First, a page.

Even though numerous researches and studies have been conducted, millions of dollars were spent, and many new drugs have been developed, the cure for acne has yet to be found. Acne may not be a curable disease, however it is treatable. For treatment to mild inflammatory acnes, such as blackheads and whiteheads, doctors recommend over the counter (OTC) or prescribed topical medication. Topical medications are applied directly to the acne lesions or to the entire affected area on the skin. The most common topical OTC medicines used are benzoyl peroxide, resorcinol, salicylic acid and sulfur. Benzoyl peroxide kills the P. Acnes bacteria while resorcinol, salicylic acid and sulfur break down blackheads and whiteheads. Antibiotics, tretinoin, adapalene and azelaic acid are to treat moderate to severe inflammatory acne. They help slow and stop the growth of bacteria and reduce inflammation. Lastly, for people with severe nodules and cysts, they should seek the help from a certified dermatologist. A doctor may prescribe isotretinoin which is an oral medicine taken twice a day with food. Its effect is to reduce the size of the sebaceous glands, thus eliminating excessive sebum productions. As a result, growth of bacteria is decreased.

Acne is very individualized. In fact, researchers at the Johns Hopkins Children’s Center found that there is no definite answer to which is the best treatment for acne in any given case. Thus, acne patients should keep in mind that what works for one person may not work for another. Additionally, resolution takes time. It is to the patients benefit not to fall for treatments that promised guaranteed, fast, overnight results.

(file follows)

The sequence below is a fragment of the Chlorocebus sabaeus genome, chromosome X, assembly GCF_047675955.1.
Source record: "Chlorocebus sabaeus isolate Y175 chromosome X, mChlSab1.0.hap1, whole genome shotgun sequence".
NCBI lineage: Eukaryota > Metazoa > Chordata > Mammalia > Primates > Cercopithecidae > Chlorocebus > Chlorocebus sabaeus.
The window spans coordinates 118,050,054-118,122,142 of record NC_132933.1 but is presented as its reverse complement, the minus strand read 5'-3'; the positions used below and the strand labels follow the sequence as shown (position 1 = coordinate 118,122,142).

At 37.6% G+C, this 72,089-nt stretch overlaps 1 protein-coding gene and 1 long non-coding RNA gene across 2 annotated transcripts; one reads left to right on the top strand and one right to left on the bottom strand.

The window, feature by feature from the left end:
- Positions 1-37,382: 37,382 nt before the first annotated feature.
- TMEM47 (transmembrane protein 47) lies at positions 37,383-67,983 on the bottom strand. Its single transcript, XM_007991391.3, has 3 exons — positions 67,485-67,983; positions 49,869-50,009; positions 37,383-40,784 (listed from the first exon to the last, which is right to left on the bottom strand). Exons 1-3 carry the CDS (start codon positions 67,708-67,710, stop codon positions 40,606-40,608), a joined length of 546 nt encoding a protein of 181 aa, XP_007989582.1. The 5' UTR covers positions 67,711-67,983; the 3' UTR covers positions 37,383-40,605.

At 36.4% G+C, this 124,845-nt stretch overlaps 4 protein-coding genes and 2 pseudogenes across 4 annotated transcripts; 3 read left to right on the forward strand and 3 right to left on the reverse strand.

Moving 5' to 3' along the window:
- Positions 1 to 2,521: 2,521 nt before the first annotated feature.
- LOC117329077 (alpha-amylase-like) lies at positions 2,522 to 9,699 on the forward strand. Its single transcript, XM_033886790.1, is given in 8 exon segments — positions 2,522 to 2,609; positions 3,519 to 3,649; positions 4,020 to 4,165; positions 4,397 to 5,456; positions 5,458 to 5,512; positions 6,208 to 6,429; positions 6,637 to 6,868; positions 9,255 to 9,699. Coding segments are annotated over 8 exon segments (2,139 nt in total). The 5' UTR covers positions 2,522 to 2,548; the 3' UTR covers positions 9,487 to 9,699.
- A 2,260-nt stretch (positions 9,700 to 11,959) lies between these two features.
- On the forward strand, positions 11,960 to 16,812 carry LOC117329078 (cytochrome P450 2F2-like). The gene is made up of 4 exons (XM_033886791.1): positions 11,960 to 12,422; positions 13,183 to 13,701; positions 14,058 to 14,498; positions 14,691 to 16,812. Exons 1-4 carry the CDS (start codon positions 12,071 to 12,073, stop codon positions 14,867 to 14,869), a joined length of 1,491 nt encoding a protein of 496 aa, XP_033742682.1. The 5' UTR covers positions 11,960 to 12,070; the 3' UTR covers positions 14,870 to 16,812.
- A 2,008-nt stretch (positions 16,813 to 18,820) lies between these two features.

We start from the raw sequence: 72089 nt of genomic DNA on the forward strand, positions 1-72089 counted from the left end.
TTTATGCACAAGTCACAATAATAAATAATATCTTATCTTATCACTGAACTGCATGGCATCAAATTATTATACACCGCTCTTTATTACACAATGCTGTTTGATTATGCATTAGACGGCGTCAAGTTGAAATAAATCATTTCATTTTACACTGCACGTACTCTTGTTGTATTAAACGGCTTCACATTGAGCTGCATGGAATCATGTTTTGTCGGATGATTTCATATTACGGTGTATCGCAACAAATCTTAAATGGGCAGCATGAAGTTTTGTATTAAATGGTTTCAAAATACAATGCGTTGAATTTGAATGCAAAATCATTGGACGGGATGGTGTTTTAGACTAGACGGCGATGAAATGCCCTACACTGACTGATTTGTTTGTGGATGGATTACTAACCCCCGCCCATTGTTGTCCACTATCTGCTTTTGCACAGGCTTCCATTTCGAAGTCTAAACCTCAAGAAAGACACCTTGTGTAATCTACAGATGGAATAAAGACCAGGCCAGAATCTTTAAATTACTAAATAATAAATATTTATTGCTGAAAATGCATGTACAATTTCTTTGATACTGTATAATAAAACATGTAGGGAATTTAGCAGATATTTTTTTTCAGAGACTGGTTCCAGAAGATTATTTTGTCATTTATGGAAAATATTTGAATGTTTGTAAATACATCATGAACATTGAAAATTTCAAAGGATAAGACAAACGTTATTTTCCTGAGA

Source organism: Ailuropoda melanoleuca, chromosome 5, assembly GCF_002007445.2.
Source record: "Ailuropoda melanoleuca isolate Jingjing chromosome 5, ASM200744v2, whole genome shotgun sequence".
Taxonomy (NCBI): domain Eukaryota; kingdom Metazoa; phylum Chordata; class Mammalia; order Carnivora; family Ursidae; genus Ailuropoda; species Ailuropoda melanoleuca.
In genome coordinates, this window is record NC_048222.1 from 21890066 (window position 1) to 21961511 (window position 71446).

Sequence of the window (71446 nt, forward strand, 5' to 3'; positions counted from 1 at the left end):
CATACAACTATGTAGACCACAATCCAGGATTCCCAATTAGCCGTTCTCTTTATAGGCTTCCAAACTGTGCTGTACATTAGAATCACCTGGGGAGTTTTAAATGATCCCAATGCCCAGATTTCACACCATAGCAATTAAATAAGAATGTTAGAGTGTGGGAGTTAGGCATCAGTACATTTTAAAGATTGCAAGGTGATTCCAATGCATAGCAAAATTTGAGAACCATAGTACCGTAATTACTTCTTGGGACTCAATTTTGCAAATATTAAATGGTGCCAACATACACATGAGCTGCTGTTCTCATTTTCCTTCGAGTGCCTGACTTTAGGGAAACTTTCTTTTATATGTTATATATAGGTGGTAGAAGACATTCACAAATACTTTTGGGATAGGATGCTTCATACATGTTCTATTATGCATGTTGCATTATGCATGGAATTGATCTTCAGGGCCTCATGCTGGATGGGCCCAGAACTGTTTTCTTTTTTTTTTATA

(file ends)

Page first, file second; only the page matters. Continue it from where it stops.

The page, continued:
People who suffer from the physical pains of acne also tend to experience emotional damages. These psychological effects include frustration, anger, low self-esteem, embarrassment, preoccupation and even depression. On its social impact, studies have found traces of social withdrawal, reduced confidence and higher rates of unemployment. Not only acne has an economic impact on our society, its psychosocial impact is even more far reaching that affects our lives. Hopefully, more researches will be conducted, more new drugs will be developed and a cure will be found in the near future.


Chin, Ann. (17 November 2003). “Stress and acne related, Stanford study confirms”. Stanford Daily Online Edition. [18 September 2005].

Susman, Ed. (3 August 2001). “AAD: Early Study Shows Cool Laser Treatment Improves Acne Scars Appearance” Doctor’s Guide to Medical News. [16 September 2005].

Bricker, David. (23 April 2001). “Effective Acne Treatments Remain Elusive, Hopkins Researchers Find” The Gazette Online. [15 September 2005].

AcneNet. (2005). “What is Acne?”. [23 September 2005].

Acne.org (2005). “Information on acne, acne medications, and treatment of scars”. [23 September 2005].

Acne.com (2005). “How Deep is Skin Deep? - A Closer Look at Your Body’s Resilient Armor” [23 September 2005].

National Institute of Arthritis and Musculoskeletal and Skin Disease (October 2001). “Questions and Answers About Acne” [20 September 2005].

Genriiu, Wai No More Cellulite, No More Acne, No More Overweight. Armsterdam, The Netherlands: Artists Cooperative Groove Union, 2002.

Dubrow, Terry. The Acne Cure. Emmaus, PA: Rodale Books, 2003.

Preston, Lydia. Breaking Out : A Woman's Guide to Coping with Acne at Any Age NYC: Fireside, 2004.